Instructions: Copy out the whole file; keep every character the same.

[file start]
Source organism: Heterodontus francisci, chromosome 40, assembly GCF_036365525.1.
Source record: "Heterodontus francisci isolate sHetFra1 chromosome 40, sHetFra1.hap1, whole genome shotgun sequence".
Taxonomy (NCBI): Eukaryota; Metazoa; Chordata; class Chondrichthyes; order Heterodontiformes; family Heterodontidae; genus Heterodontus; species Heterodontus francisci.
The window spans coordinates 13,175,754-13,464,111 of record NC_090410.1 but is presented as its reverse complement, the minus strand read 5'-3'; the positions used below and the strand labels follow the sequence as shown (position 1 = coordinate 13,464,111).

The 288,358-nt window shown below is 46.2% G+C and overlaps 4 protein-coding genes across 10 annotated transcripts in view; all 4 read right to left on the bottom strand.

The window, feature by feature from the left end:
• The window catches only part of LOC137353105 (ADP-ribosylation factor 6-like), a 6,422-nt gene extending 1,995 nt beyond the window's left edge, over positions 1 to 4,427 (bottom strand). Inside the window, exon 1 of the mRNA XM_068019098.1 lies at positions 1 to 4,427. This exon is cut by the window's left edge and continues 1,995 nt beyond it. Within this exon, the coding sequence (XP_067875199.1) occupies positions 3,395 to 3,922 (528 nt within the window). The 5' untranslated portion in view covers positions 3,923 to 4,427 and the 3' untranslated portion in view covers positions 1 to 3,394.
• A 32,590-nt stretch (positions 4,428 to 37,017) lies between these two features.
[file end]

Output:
Source organism: Heterodontus francisci, chromosome 40, assembly GCF_036365525.1.
Source record: "Heterodontus francisci isolate sHetFra1 chromosome 40, sHetFra1.hap1, whole genome shotgun sequence".
Taxonomy (NCBI): Eukaryota; Metazoa; Chordata; class Chondrichthyes; order Heterodontiformes; family Heterodontidae; genus Heterodontus; species Heterodontus francisci.
The window spans coordinates 13,175,754-13,464,111 of record NC_090410.1 but is presented as its reverse complement, the minus strand read 5'-3'; the positions used below and the strand labels follow the sequence as shown (position 1 = coordinate 13,464,111).

The 288,358-nt window shown below is 46.2% G+C and overlaps 4 protein-coding genes across 10 annotated transcripts in view; all 4 read right to left on the bottom strand.

The window, feature by feature from the left end:
• The window catches only part of LOC137353105 (ADP-ribosylation factor 6-like), a 6,422-nt gene extending 1,995 nt beyond the window's left edge, over positions 1 to 4,427 (bottom strand). Inside the window, exon 1 of the mRNA XM_068019098.1 lies at positions 1 to 4,427. This exon is cut by the window's left edge and continues 1,995 nt beyond it. Within this exon, the coding sequence (XP_067875199.1) occupies positions 3,395 to 3,922 (528 nt within the window). The 5' untranslated portion in view covers positions 3,923 to 4,427 and the 3' untranslated portion in view covers positions 1 to 3,394.
• A 32,590-nt stretch (positions 4,428 to 37,017) lies between these two features.